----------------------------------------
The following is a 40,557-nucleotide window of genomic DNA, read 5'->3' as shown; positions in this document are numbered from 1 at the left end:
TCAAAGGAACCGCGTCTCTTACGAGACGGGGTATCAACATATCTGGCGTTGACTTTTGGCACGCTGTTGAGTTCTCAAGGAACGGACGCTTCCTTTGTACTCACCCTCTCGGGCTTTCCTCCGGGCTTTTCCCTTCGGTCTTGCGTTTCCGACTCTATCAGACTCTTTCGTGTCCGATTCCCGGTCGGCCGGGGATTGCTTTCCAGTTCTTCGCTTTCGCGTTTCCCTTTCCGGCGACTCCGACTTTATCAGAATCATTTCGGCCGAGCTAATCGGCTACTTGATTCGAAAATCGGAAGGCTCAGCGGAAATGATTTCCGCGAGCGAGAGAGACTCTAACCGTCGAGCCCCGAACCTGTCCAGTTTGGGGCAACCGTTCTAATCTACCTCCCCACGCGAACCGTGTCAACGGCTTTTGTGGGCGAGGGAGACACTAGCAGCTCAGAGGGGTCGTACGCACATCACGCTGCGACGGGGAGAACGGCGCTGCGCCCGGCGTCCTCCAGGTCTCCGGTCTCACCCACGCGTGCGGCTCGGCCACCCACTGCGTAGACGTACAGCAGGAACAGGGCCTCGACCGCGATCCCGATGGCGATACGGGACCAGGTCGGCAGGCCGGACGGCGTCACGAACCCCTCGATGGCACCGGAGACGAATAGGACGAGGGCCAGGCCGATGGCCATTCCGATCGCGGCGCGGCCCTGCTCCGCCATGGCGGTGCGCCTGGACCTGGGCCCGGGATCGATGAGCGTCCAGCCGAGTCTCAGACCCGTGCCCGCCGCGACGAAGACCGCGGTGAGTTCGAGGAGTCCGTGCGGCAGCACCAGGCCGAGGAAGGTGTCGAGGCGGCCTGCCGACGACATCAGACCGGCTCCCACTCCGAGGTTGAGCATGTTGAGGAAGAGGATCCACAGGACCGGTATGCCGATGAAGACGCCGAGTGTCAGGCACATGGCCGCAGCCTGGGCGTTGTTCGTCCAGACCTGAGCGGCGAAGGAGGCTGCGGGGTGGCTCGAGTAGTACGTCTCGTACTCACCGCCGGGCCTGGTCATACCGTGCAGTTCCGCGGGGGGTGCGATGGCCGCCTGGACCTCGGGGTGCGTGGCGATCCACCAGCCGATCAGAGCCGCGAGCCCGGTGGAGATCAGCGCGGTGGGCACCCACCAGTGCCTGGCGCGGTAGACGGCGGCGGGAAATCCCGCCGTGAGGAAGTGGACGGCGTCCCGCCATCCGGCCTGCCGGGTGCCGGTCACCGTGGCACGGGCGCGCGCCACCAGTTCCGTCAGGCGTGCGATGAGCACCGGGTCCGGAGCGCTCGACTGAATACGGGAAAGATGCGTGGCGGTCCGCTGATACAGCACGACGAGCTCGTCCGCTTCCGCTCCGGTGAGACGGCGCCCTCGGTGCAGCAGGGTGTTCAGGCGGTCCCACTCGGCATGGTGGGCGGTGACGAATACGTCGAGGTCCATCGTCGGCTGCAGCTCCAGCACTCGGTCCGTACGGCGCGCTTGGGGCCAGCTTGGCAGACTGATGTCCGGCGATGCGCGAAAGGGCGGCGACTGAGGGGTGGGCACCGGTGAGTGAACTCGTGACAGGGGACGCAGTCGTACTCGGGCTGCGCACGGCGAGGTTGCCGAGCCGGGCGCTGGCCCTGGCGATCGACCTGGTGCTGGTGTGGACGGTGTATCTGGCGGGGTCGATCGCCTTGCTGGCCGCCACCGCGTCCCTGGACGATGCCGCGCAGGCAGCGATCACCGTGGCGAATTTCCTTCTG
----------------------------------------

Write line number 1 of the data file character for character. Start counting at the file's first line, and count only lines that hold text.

The following is a 40,557-nucleotide window of genomic DNA, read 5'->3' as shown; positions in this document are numbered from 1 at the left end: